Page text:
I originally installed it mostly as the instructions say, except that I cut one counterpoise wire for each band and just ran them down the building I lived in; a second floor apartment.
When I moved, I went a bit different to try and improve performance a bit, as you can see in the picture I've attached.
So now it's basically a center loaded antenna on a car mirror mount with two counterpoise wires for each band, though they do wind around the deck and some of them overlap, which isn't the best, but what I've got.
I did have to shorten the whip a bit since the upstairs deck won't allow enough room to extend it fully, but only about 6-8 inches or so.
The lower piece is a Hustler (I believe) mast that is the standard 3/8 thread and is about 3 feet long. You could easily go to a hardware store and just buy the regular all-thread rod and make your own.
The bucket is the standard 5 gallon job with sand in the bottom to keep it from tipping over.
The other improvement I made is for tapping the coil.
Originally, I adjusted the tap with a 259B analyzer then marked the proper spots with a Sharpie. After weather exposure it gets hard to see the marks, and it's always hard to see them in the dark regardless.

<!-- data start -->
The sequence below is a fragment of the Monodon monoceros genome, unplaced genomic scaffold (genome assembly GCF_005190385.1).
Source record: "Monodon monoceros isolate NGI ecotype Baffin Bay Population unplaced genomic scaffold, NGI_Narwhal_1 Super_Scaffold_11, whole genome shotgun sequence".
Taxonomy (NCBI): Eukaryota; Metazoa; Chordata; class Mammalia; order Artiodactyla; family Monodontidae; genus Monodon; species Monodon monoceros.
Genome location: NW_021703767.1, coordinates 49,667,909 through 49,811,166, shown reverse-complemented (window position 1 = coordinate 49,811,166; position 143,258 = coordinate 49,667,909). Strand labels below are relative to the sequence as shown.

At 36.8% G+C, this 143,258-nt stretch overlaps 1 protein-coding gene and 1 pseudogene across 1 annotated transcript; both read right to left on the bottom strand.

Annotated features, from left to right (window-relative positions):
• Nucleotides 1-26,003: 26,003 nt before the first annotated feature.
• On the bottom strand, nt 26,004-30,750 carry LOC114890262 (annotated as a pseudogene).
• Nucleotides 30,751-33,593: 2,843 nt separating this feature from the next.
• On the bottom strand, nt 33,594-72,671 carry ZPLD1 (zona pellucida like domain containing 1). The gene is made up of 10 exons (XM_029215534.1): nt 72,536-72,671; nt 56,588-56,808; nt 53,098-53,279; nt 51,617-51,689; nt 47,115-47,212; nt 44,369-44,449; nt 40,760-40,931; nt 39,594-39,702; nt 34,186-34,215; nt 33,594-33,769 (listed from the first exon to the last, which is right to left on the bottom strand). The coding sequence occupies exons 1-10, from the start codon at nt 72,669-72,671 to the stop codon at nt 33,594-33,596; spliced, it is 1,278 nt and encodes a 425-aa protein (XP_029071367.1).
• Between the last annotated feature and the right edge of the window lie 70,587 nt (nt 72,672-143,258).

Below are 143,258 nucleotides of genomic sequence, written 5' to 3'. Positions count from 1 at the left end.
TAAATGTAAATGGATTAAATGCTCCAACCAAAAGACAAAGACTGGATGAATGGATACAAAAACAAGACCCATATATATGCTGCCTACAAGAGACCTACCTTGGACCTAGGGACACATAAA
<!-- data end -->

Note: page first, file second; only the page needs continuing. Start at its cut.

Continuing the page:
So I bought the coil taps and wire that are used on the Buddipole. They aren't too expensive and make band changes very quick and easy.
The only problem with this is that adding the tap points changes the tuning of the coil, so I had to redo that with the 259B. The down side was that I couldn't get 40m to tune anymore. Needs a longer coil with more inductance now.
I only did 10m, 15m, 20m, and 30m but could add a couple more since I have two more clips, but I haven't tried and I'd have to retune all the bands below what I already added.
I somewhat recently added a ground screen to attempt to further improve performance. I posted here asking opinions about what I might gain from this and got reasonable answers that I expected. See it at: http://forums.qrz.com/showthread.php?t=243320